Remember that we are in a tamper-proof and transparent P2P system where information is decentralized and participants interact using cryptographically encrypted accounts.

Why the name Blockchain?

Let us now look at the entries in the account book that give the blockchain its name. Each entry consists of several pieces of information, which together form a block. These blocks are arranged one after the other by cryptographically concatenating the most recent block with the previous one. This creates an unchangeable chain in which older entries can no longer be changed. This is due to the type of connection, which is based on a unidirectional cryptographic concatenation. When each block is created, certain information is added to it, including a header, an ID, a time value, a so-called hash value, and a reference to the hash value of the previous block.

Hash values and cryptography

The hash is a value derived from a digital content by means of complex mathematical calculations, in this case the information of a block. The hash value is always identical if the content does not change and the same hash value can always be calculated from the content. However, you cannot derive the content from the hash value the other way round.

A simplified example shows the sum of the digits. If the content of a block consists of the numbers 1,3,4, the checksum, more or less the hash 8. The checksum can be derived from the content again and again simply the hash. However, this is not possible the other way round, since the checksum 8 can also consist of other number combinations such as 2,2,4 or 1,1,6. In reality, the formulas for calculating the hash value are much more complex, so that a change in the data is immediately noticeable.

Bitcoin, for example, uses the SHA-256 method. An important point here is that the hash function used provides what is known as collision resistance, which makes it impossible for different contents to create the same hash value. Each block has a digital fingerprint that uniquely identifies it and also links it invariably to the neighboring blocks. If one would change the information from an old block, all subsequent blocks would “notice” this, since the respective hash changes with each one.

Remember, we are in a tamper-proof and transparent P2P system where information is decentralized and immutable and participants interact using cryptographically encrypted accounts. The blockchain represents the blocks interlinked by hash values, which contain the information of the distributed ledger.

Mining - Blockchain Reward System

The value of the blockchain is thus based, amongst other things, entirely on the secure documentation of information within the blocks. In order to create such a block including its hash value, a considerable amount of computing power is required. The larger a blockchain becomes, the more complex the process gets. The question that arises is who provides the computing power to generate the blocks and keep the system running? For this, we turn to the so-called miners.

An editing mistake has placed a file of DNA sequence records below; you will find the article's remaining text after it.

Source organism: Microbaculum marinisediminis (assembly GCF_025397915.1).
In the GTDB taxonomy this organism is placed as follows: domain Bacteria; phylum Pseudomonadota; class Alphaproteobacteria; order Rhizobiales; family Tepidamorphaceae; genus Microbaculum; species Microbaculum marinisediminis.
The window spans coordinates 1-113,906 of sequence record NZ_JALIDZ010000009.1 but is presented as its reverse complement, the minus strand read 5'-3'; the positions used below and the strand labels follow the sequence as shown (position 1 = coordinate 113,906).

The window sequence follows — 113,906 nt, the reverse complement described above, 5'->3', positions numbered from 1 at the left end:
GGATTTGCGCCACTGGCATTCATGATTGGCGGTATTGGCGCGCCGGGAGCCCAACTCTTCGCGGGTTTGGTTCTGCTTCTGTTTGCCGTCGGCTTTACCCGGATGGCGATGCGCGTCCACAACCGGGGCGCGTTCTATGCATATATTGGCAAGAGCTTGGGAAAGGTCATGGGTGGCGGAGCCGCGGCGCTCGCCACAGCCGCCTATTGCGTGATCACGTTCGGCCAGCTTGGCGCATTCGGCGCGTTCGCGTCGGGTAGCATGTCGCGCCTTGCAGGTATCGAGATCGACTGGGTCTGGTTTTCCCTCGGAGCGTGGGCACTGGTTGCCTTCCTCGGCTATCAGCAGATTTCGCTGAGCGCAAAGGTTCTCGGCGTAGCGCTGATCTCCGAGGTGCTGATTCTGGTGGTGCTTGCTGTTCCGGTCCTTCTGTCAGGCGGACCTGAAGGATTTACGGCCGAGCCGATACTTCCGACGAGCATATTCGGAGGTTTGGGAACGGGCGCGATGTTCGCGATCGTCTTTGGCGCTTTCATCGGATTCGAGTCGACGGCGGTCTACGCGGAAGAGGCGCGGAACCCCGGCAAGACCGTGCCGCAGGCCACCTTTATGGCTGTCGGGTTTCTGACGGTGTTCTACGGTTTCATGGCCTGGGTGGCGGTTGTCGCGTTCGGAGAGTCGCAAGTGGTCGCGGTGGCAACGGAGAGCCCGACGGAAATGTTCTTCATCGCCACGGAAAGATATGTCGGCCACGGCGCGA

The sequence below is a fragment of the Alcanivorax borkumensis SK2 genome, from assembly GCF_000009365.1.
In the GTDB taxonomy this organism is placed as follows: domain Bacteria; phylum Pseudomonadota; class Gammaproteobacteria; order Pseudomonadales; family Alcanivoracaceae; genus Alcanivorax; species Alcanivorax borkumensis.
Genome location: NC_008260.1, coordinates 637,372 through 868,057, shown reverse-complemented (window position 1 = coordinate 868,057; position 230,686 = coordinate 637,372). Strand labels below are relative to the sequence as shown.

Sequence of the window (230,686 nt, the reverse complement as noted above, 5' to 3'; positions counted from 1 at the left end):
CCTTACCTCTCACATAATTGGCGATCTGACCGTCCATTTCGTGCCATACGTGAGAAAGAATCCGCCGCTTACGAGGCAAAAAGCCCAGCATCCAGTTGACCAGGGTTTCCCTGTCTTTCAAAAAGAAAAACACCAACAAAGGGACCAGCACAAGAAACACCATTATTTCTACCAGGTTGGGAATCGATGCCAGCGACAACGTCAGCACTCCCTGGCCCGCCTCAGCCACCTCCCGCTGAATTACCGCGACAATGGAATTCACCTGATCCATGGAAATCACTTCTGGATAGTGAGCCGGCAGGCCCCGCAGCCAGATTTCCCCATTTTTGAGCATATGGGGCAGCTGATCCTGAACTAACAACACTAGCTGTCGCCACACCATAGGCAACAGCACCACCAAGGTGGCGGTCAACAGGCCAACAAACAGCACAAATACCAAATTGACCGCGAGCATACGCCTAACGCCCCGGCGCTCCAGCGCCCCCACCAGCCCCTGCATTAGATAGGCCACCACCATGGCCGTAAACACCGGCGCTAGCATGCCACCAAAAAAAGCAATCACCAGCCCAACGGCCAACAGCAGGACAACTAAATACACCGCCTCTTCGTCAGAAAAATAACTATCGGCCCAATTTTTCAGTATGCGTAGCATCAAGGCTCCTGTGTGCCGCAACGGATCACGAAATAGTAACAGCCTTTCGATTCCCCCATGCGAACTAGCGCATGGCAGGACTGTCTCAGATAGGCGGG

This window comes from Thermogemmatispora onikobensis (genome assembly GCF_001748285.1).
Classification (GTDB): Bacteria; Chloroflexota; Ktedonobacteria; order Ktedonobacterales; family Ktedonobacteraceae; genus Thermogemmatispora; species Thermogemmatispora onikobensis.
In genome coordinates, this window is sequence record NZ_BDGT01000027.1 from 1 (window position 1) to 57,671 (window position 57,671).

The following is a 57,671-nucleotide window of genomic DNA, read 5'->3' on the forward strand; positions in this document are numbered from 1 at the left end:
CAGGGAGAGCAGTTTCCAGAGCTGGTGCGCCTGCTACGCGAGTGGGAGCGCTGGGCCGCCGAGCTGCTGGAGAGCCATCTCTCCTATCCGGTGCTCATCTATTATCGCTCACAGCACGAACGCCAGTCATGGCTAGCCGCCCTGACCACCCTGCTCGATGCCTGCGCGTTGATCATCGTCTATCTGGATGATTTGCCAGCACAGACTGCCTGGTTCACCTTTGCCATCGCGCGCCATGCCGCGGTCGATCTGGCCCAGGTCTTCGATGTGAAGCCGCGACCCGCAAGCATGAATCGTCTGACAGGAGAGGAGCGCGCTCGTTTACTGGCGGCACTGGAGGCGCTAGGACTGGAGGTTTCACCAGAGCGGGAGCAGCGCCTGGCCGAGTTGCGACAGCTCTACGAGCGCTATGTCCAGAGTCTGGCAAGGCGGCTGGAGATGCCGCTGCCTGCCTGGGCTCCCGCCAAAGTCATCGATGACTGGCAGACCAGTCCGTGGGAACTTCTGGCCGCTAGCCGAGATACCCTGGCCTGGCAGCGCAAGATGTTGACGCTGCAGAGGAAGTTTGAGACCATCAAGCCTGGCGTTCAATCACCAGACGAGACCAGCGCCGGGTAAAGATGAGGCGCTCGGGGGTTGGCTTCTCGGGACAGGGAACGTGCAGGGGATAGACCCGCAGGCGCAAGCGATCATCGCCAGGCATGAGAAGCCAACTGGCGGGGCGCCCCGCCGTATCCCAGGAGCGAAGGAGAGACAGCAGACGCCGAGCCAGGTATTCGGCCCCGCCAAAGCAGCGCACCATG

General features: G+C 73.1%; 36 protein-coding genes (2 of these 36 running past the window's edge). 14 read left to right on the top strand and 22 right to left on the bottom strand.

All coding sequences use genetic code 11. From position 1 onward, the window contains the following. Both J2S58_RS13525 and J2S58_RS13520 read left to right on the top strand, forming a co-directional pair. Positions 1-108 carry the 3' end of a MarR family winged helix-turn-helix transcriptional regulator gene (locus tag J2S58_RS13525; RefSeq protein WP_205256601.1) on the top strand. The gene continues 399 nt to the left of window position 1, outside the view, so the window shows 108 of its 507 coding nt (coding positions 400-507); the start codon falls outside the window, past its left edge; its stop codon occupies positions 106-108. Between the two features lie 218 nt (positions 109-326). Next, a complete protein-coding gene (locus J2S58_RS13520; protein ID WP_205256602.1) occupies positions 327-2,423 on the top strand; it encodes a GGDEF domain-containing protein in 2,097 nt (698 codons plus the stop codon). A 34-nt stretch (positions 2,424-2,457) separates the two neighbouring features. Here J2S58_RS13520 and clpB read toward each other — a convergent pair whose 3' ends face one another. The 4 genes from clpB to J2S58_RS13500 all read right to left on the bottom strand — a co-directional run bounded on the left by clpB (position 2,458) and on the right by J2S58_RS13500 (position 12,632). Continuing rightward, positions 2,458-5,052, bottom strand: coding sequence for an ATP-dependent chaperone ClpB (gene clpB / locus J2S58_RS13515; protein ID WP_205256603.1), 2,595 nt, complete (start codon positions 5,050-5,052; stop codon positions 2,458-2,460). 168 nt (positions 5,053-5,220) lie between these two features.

The miners are participants in the blockchain network who voluntarily make their computing power available to validate information and create blocks from it. They are existential for the system. A financial incentive is offered to ensure that there are enough miners. Each miner receives a defined amount of cryptocurrency (Bitcoin) for his performance, which can be monetized.
Since there can be several participants within a blockchain who want to perform profitable computing work, there is then a competition. On the one hand, this ensures that only one block is attached to the chain at a time. On the other hand, the competition determines which participant is awarded the prize. This agreement between the miners is called consensus. There are several ways to reach a consensus.

Proof of work

Currently, we refer to the variant on which Bitcoin is based on as: Proof of Work (POW). Here, the time and effort determines who is awarded a specific amount of bitcoin. To achieve this, participants (or their hardware) must complete complex arithmetic tasks that basically consist of guessing complicated hash values (the calculations run automatically by computing power).

Whoever solves the task first is awarded the prize for the creation of a block. As soon as the winner has created the block, he passes it on to other miners in the system for control. After a certain number of checks, the block and the underlying information are considered valid. This process is initiated on a new basis for each block.
The POW algorithm (and the resulting computing effort) also prevents so-called Sybil attacks. In a Sybil attack, countless fake participants are generated in order to influence majority votes (e.g. whether a block is valid or not) within the blockchain. 

To summarise: It is important to remember that we are in a tamper-proof and transparent P2P system in which information is decentralized and immutable and participants interact using cryptographically encrypted accounts. The blockchain represents the blocks linked by hash values, which contain the information of the distributed account book. The blocks are created by participants of the system (so-called “miners”) who receive cryptocurrencies (e.g. Bitcoin) as a reward. A consensus algorithm (e.g. proof of work) uses a special procedure to determine which participants are selected.

What are Smart Contracts?